That moment. That dreaded moment.

It was last night after dinner. I don’t remember the time because I wasn’t interested in capturing it for posterity. There was a lot going on all at once, a confluence of confusion.

—I was advised by e-mail that I needed to reformat a contest entry, only to scrupulously determine it was formatted correctly, which required me to politely advise the judge accordingly so as to prevent any pre-judging prejudice.

—Going through old e-mails, I found a chain from an editor I met at a conference last year who graciously (perhaps to pacify me) accepted the first twenty pages of a novel, never communicated back with me, and then when I sent a follow-up in an apologetic tone (yeah, I apologized for not following up earlier) still did not respond. That second one was four months ago.

—Another e-mail chain, this one with an agent. Similar situation except the response to the follow-up (same apologetic tone) was that the submission still had not been read. Again, four months ago.

—Realized I hadn’t gotten back to editing my historical crime fiction that I put aside shortly before the holidays, which are over. Still haven’t started editing a very special project that I believe in for a friend who has a great idea. Don’t want to let him down after the encouragement I gave.

—Continued research on new laptop. Found one. Indication only available for in-store pick up. Entered zip code. No stores in a 250 mile radius. (Similar research produced similar results.)

Then
out of the blue
in my head

WHY AM I DOING ALL THIS? MAYBE I SHOULD JUST GIVE UP BEING A WRITER.

As soon as the words formed in my head, as soon as I could hear them inside me, something sharp and acidic burned them away. But there it was, for one fleeting moment, the drudgery and formalities and logistics were overwhelming. Yet, it went away just as quickly because of the one thought that profoundly yelled at me:

WHAT ELSE ARE YOU GOING TO DO WITH YOUR LIFE?

All the research, communication, queries, follow-ups, writing and revising, fitting all of this into a packed life, this is what it is about. I might never get another book published. Right now, since this is not my living (although I would very much like to make it be), I write because it is a compulsion. I write because I have to write because the stories inside me have to be told. I write to express myself in ways that I am unable to do in the “real world” and to hold a mirror up to others and, yes, even to myself.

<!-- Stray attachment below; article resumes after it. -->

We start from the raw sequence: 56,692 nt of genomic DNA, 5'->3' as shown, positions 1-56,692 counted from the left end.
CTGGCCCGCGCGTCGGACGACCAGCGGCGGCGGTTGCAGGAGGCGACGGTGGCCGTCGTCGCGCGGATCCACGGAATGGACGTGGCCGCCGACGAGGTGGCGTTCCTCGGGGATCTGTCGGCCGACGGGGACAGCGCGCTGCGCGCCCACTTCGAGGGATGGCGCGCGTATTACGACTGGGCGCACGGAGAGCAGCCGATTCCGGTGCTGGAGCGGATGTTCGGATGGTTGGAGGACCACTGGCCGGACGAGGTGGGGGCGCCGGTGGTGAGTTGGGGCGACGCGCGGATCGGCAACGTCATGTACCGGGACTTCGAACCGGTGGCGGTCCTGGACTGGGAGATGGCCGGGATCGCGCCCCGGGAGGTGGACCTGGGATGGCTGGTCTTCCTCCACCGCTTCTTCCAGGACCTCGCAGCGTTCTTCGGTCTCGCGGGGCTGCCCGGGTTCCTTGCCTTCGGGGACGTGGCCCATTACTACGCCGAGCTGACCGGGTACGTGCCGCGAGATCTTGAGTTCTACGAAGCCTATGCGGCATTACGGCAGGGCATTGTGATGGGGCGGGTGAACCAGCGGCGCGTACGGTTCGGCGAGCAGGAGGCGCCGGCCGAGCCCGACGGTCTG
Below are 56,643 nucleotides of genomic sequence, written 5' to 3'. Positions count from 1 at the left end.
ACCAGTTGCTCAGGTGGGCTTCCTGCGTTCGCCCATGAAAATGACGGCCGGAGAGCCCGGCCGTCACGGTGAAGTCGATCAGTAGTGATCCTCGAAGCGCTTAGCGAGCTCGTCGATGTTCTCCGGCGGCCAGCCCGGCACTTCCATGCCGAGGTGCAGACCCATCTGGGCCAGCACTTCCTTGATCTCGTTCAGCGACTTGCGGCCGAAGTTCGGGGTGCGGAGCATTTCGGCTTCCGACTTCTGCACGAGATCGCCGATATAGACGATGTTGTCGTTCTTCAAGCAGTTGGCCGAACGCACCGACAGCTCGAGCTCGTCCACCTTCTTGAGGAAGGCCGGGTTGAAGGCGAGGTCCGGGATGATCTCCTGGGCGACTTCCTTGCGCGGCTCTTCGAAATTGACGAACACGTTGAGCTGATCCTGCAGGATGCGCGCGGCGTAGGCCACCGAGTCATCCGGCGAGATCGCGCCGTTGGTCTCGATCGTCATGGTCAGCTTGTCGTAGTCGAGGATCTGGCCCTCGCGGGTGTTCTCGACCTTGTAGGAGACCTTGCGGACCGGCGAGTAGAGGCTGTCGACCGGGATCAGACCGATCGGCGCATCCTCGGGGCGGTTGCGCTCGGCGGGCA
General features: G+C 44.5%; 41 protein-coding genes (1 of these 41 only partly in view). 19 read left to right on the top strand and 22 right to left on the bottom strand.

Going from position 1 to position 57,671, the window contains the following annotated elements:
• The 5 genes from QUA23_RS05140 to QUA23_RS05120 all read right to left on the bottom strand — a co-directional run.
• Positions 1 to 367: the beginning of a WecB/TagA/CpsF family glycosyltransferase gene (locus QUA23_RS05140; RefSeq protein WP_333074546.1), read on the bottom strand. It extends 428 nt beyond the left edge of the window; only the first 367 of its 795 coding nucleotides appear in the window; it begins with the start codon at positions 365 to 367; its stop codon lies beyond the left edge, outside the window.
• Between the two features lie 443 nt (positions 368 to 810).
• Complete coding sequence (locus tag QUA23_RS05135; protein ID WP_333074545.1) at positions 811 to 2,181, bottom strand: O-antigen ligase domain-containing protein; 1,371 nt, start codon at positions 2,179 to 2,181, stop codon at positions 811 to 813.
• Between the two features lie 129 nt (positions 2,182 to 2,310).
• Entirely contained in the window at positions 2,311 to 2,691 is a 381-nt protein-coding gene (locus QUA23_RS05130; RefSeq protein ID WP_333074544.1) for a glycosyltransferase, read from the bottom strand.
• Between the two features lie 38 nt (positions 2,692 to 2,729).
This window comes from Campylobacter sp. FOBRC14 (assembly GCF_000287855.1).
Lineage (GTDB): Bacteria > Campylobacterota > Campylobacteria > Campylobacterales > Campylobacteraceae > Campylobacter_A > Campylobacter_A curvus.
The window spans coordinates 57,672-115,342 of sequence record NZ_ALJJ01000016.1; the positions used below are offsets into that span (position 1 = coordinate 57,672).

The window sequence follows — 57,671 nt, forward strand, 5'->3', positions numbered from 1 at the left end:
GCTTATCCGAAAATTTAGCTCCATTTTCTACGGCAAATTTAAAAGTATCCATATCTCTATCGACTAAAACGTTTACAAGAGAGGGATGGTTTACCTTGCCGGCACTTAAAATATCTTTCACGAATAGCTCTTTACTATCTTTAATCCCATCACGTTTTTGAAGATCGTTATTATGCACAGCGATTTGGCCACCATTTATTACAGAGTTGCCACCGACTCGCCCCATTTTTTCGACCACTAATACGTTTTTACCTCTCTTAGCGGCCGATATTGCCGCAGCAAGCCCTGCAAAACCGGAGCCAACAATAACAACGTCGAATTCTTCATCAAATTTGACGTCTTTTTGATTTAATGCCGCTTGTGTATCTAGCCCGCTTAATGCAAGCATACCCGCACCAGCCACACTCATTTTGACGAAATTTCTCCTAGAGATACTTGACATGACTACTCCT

So, judges and editors and agents, go ahead and do your thing. I’m okay with it. I’m going to continue submitting my work. I’m going to get back to my novel. I’m going to work on that project for my friend. I’m going to move on to a new, as-yet-unidentified project.

I am going to keep writing.

I am not going to stop.

Ever.

Year-End Reflections

This time last year, I was in a dull funk as far as writing was concerned. Earlier in the year, I had started work on a historical crime fiction. It was to be a challenge for me but one I deemed worthwhile. I had to deal with selling my late parents’ home long distance. The process started out rather simple then devolved into chaos and confusion coupled with unprofessional people who I needed to trust. By the time that was resolved, it was the madness of the holiday season.
But in May, I recharged, going down to Oklahoma for my fourth OWFI conference, hooking up with my friend, Nick Lyon, meeting the amazing Les Edgerton, and generally reminding myself that I was still a writer.
Well, I completed the first draft of that book and am on the second edit now. John Lennon said it best: Life is what happens when you’re busy making other plans. I’m just fortunate to have been able to get back to those plans.

Les Edgerton

9 mm Centerpiece

I moved to Wichita, KS twenty years ago from Boston, MA. Yet, I find this community as filled with artistic talent. I’ve met writers and poets, sculptors and artists, musicians — the gamut of what truly invigorates me. My wife and I had season tickets for several years to the Wichita Symphony Orchestra, regular attended shows at Music Theater Wichita, saw Cirque du SoleilTHREE times, and attended some great concerts over the past year at the historic Orpheum Theater.
But something makes me feel I haven’t explored as much of the arts scene as I could have and definitely should have. John Donne indicated that no man is an island unto himself. No man or no one interested in developing their art. I know I need to get out there more and meet some more people in this community who are passionate about creating something special and are urged on by a compulsion that can not be defined.